Mr. Weir: I am interested in what the Minister is saying about information. That may be at the core of the problem. The pensions mis-selling scandal, the Equitable Life debacle and various other matters have seriously undermined the public's belief in pensions. Do the Government have specific proposals to rebuild that faith in the pension system? Without that, we will get nowhere in reforming the system.

Mr. McCartney: I could not agree more with the hon. Gentleman. That is why we established the Penrose inquiry into Equitable Life. The Government will study its report closely. That was also the purpose of the Green Paper. One of the key elements in restoring faith in the pension system is improving the protections offered by the system that we inherited. The fair sharing of assets—

Mr. James Clappison (Hertsmere) rose—

Mr. McCartney: I hope the hon. Gentleman will not mind if I do not give way. Numerous colleagues want to speak. We will have many opportunities to debate these matters, and I have given way six or seven times.

We want to ensure that when a scheme winds up, the assets are divided among scheme members as fairly as possible. I met my hon. Friends the Members for Cardiff, West (Kevin Brennan) and for Sittingbourne and Sheppey (Mr. Wyatt) and their constituents who have been affected by the winding up of the Allied Steel and Wire pension scheme. I know that the statutory priority order introduced by the Pensions Act 1995 and associated regulations are inadequate. We deal with that issue in proposals set out in the Green Paper. For the record, it was the hon. Member for North-East Hertfordshire who was the Minister who introduced the regulations.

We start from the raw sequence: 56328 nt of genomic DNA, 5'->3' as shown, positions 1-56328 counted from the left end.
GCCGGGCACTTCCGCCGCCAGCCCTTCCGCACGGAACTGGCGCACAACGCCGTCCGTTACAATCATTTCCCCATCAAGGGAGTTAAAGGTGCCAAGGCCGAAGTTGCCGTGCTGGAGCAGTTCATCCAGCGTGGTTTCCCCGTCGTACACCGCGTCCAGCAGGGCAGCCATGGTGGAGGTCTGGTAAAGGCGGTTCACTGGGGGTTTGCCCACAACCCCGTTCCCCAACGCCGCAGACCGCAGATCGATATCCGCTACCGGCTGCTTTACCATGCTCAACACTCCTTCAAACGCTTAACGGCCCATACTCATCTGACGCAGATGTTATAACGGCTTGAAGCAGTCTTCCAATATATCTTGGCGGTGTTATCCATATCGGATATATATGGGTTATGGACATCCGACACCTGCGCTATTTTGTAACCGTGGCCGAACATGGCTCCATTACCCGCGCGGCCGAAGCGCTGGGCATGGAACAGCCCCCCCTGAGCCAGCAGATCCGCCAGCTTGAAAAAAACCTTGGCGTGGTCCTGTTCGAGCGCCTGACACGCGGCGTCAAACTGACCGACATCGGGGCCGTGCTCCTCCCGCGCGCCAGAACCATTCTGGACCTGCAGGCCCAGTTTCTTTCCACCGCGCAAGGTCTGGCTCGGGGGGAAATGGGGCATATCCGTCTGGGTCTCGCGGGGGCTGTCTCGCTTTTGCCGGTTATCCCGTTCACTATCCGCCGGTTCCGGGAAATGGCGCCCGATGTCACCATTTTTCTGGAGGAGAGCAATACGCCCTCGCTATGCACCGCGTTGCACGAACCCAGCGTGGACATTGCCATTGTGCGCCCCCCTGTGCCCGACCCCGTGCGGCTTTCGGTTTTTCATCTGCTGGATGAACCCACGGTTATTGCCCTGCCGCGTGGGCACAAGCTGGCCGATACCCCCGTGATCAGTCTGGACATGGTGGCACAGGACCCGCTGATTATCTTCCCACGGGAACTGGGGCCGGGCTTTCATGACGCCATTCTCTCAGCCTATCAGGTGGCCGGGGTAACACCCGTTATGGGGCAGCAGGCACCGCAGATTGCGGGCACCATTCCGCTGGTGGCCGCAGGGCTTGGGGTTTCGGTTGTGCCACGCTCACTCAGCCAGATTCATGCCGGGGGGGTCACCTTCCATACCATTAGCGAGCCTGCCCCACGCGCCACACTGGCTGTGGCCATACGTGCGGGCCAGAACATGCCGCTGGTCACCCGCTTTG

In the Green Paper, we are consulting on whether people who are approaching retirement age should be given higher priority when a scheme's assets are distributed on wind-up or whether those who have been members of their pension scheme for a number of years should be given higher priority—a proposal that my right hon. Friend the Member for Birkenhead (Mr. Field) has been promoting. We are also consulting on whether there should be fairer sharing of assets between those with larger and smaller pensions when a scheme winds up. That might involve setting a cap on the level of pension that those with the highest pensions might receive if limited assets are available in the scheme. That deals with one of the points made about fat cats who try to use short-term gain to get bigger access to the assets of the scheme to the detriment of the workers.

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However, we recognise that, while changes to the priority order could mean that some people get more protection, that would be to the cost of others who receive less. We will therefore carefully consider the responses to the consultation. Only then will we decide what changes to implement and when. I am due to meet members of the all-party group on steel to discuss recent developments in pension provision in the steel industry and their concerns about protection of scheme members' rights. I look forward to hearing their views.

The statutory priority order can be modified by secondary legislation and we will consider how best to implement any proposals in that regard. On fairer sharing of assets and amending the priority order of creditors, when pension schemes such as those of Allied Steel and Wire or United Engineering Forgings are wound up because their sponsoring employer becomes insolvent, they are categorised along with unsecured creditors at the bottom of the list of creditors that can make a claim on an insolvent employer's estate. We are considering moving pension schemes up the order of priority for payment, possibly by creating a new a category of creditor that would give pension schemes higher priority than they have at present. That is another recognition of what was said in the discussions that I had before the Green Paper's publication.